Time is a cultural construct, rooted in our behaviours, language, attitudes and social systems. The coming of Daylight Saving Time (28th March in the UK) encapsulates the fluid status of ‘time’ well. The practice of advancing clocks was conceptualised around the turn of the 19th century, prompted by the need to save energy for lighting, and to afford more daylight for working hours. (The earliest proponent of DST was George Hudson, an entomologist seeking more time to go bug-hunting.)

Our relationship to time, and work, has changed vastly during the past year. “What day is it?” became the new water cooler greeting (except the water cooler was a Zoom call), and emails referred to these “unpredictable times”, creating a sense that we’re all greeting this new, shared era together.

Culture changes with time, but time itself changes according to culture. This article takes a look at ways brands have used the concept of time to attain contemporary relevance, finishing on 3 key takeaways for brands.

Building A Moment

Several brands have managed to centre their product on a temporal moment. Aperol Spritz is often synonymous with aperitivo; “Pimm’s O’Clock” rolls around on British Summer afternoons, and Kit Kat have defined the “break” moment. These marketing moments tend to approach time as a shared construct – the after-work drink taking place at the same time for everyone who participates in it, for instance.

But since we started spending more time at home, the concept of such shared, neatly demarcated borders between work/life has become more fluid. With time less fixed, brands creating a ‘moment’ tend to playfully evoke a feeling and a place, rather than focusing on a certain time. Beverages brand Kin Euphorics highlight the power of imagination, with comms inviting you to “unlock your dream state” and “take a mental trip around the sun”.

Similarly, brands such as ‘Trip’ CBD and ‘Vacay’ focus on cues of vicarious travel and vacation. Trip’s website invites consumers to “take a trip to happy days”, against a backdrop of a blue sky. Vacay cocktails in cans feature signals of uplift – balloons, gentle colour palettes, language of “refreshment” – and its product descriptors claim: “not just for refined moments”.

Rather than attempting to create a totally shared, unifying moment, these brands focus on versatility and personal experiences of time and occasion. Paying attention to the shifts in ways people spend, define and represent their time, and embracing differences/variability, is a vital part of resonant moment marketing.

5 to 9?

In their 2021 Super Bowl commercial, Squarespace spotlighted the rising culture of the side-hustle, reworking Dolly Parton’s ‘9 To 5’ as ‘5 To 9’. Parton sings:

Working 5 to 9… cuz it’s hustlin’ time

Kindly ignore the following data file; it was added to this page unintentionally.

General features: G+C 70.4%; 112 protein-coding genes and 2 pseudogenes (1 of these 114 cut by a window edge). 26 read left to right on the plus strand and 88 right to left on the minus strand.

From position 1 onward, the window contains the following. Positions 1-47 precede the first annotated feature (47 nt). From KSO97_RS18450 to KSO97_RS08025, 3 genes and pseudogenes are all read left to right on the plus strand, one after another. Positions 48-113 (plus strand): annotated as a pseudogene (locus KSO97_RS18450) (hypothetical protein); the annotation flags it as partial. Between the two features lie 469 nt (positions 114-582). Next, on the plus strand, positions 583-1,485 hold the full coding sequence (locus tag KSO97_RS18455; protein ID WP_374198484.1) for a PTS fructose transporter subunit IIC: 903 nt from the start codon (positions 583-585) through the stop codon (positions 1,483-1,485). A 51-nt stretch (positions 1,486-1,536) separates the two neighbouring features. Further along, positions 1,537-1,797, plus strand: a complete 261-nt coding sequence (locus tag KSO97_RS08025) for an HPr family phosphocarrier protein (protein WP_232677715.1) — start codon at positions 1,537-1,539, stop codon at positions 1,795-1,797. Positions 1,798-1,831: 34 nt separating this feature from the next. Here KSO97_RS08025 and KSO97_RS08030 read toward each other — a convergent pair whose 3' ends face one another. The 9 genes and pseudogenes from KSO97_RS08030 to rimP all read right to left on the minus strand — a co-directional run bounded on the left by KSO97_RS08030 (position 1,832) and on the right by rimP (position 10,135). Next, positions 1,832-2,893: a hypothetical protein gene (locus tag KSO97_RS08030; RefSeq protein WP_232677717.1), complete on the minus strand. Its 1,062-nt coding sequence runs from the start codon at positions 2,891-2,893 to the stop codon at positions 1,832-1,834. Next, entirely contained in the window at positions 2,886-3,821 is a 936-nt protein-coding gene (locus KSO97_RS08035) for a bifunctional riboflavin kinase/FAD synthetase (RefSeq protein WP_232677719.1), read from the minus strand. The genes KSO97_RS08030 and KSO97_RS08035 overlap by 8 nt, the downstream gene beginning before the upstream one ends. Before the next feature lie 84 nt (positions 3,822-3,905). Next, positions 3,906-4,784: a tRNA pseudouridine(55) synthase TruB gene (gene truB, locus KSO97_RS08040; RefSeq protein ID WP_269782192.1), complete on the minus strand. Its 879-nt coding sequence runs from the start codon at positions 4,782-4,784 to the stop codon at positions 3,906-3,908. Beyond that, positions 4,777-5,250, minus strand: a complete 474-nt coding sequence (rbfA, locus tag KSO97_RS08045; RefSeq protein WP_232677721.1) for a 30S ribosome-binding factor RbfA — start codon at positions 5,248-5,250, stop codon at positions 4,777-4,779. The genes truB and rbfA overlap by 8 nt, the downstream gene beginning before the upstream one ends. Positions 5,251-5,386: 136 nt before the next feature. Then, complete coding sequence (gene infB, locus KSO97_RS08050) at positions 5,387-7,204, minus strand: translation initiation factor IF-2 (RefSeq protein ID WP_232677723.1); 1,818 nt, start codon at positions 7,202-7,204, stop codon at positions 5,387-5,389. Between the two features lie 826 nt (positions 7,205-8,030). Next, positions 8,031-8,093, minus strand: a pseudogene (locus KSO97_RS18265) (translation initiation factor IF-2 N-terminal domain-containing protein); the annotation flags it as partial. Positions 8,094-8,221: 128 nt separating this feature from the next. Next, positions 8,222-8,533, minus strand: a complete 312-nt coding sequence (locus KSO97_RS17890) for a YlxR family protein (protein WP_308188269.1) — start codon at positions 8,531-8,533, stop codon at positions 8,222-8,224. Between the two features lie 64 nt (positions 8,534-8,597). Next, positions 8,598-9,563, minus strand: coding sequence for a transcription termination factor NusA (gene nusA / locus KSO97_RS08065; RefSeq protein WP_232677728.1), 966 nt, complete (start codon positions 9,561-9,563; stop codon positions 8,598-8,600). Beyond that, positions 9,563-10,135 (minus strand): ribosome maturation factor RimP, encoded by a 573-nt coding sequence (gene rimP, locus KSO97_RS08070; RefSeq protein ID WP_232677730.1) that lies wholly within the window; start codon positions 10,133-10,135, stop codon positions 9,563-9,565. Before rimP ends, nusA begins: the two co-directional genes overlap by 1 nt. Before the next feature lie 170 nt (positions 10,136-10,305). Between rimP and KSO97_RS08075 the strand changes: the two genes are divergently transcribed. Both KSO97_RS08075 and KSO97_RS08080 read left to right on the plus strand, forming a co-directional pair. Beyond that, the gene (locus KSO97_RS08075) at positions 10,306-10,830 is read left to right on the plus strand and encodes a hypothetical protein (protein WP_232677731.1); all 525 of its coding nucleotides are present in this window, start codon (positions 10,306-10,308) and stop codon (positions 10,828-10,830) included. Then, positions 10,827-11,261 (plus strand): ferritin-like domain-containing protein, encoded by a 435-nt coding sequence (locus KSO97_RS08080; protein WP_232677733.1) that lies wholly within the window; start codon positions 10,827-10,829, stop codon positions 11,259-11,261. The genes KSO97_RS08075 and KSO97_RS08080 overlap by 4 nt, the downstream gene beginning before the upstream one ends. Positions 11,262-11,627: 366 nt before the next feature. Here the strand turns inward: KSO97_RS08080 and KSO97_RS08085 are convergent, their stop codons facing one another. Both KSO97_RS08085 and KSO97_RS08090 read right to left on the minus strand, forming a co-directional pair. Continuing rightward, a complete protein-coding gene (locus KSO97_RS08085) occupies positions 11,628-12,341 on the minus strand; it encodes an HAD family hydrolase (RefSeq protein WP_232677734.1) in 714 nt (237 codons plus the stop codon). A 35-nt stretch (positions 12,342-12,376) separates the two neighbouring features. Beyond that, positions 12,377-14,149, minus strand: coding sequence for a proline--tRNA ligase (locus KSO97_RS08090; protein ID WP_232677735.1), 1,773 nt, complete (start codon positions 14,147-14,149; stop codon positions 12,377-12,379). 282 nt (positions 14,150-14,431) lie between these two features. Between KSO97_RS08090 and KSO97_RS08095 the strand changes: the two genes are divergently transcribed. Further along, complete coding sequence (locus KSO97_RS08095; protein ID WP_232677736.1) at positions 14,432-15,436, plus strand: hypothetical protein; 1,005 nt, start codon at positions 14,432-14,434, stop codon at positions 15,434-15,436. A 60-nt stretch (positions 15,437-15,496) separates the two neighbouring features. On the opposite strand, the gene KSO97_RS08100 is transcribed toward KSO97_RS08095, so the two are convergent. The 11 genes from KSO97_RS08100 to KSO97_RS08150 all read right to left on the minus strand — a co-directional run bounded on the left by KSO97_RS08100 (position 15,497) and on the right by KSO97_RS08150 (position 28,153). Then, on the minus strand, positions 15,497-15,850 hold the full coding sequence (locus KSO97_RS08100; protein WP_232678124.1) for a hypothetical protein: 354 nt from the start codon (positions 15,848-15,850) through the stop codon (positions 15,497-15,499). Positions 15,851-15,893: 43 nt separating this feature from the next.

A whole new way to make a livin’… 5 to 9

You keep working working working.

The ad anthem shines a light on working ‘on your time’ – tapping into a desire for personal control amidst a year of vast uncertainty.

Unsurprisingly, however, many felt the ‘5 to 9’ angle represented a more dystopian than utopian prospect. Social media culture in 2020 was marked by pressure to be our best selves during lockdown: maximising every moment by learning a new language, working out, promoting a side gig, and so on. Squarespace represented an entirely upbeat, rosy picture of using personal time as ‘work time’ – one that was out of touch with many cultural conversations around the pressure (both financial and lifestyle-based) to use our spare time to bring in income.

On Your Time

Across e-commerce and delivery-based brands (e.g. meal kits), we can see a rising emphasis on getting what you want on your own time. More and more delivery services shift to letterbox-friendly packaging, from wine to flowers, indicating our growing preference for personal convenience and choices. Similarly, Grocery delivery brand Weezy focuses its marketing on speed, and getting “What You Want, When You Need It”.

E-commerce is starting to mean real-time updates and highly customised convenience. Amazon Fresh is opening stores you can ‘just walk out of’ without going through a cashier point, pointing to the rise and appeal of efficient time management above all else.

This focus on maximising time, however, is often well balanced by a human, personable touch. With an informal brand TOV, Weezy ads dial up the idiosyncrasies of our food cravings – e.g. “Current Mood: Châteauneuf du Pape and Haribo.” Letterbox flowers brand Bloom & Wild have committed to Thoughtful Marketing, enabling consumers to opt-out of sensitive occasion-based comms (e.g. Mother’s Day). Pairing cues of convenience with thoughtful approachability points to the rise and importance of empathy, as much as time-efficiency, over the last year.

3 key takeaways for brands

  1. When identifying a time-based brand occasion, embracing flexibility and more vicarious, self-defined moments can help your brand connect with more people.
  2. As work/leisure becomes blurred, people still want to have control over their time – and the concept of ‘free time’ becomes much more valuable.
  3. The appeal of speed & efficiency can be well-balanced by a focus on the emotional benefits of giving people more time to do what they want.


Katrina Russell, Project Director

Time Changes with Culture: How Brands and Consumers can find each other well in these “strange times”